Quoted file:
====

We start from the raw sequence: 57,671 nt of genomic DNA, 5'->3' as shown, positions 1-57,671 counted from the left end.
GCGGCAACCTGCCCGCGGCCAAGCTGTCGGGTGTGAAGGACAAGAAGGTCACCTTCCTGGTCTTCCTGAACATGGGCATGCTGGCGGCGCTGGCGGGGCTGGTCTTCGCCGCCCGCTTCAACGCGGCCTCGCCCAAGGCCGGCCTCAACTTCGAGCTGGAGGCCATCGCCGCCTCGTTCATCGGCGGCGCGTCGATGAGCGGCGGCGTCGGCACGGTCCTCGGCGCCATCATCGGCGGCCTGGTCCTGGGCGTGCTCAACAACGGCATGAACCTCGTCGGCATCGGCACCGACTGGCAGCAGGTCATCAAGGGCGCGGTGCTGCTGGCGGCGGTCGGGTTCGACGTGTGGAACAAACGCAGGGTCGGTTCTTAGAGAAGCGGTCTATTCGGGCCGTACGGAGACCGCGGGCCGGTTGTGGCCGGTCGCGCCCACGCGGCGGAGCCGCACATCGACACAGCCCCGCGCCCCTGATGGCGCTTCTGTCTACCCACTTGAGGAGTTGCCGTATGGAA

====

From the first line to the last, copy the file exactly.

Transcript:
We start from the raw sequence: 57,671 nt of genomic DNA, 5'->3' as shown, positions 1-57,671 counted from the left end.
GCGGCAACCTGCCCGCGGCCAAGCTGTCGGGTGTGAAGGACAAGAAGGTCACCTTCCTGGTCTTCCTGAACATGGGCATGCTGGCGGCGCTGGCGGGGCTGGTCTTCGCCGCCCGCTTCAACGCGGCCTCGCCCAAGGCCGGCCTCAACTTCGAGCTGGAGGCCATCGCCGCCTCGTTCATCGGCGGCGCGTCGATGAGCGGCGGCGTCGGCACGGTCCTCGGCGCCATCATCGGCGGCCTGGTCCTGGGCGTGCTCAACAACGGCATGAACCTCGTCGGCATCGGCACCGACTGGCAGCAGGTCATCAAGGGCGCGGTGCTGCTGGCGGCGGTCGGGTTCGACGTGTGGAACAAACGCAGGGTCGGTTCTTAGAGAAGCGGTCTATTCGGGCCGTACGGAGACCGCGGGCCGGTTGTGGCCGGTCGCGCCCACGCGGCGGAGCCGCACATCGACACAGCCCCGCGCCCCTGATGGCGCTTCTGTCTACCCACTTGAGGAGTTGCCGTATGGAA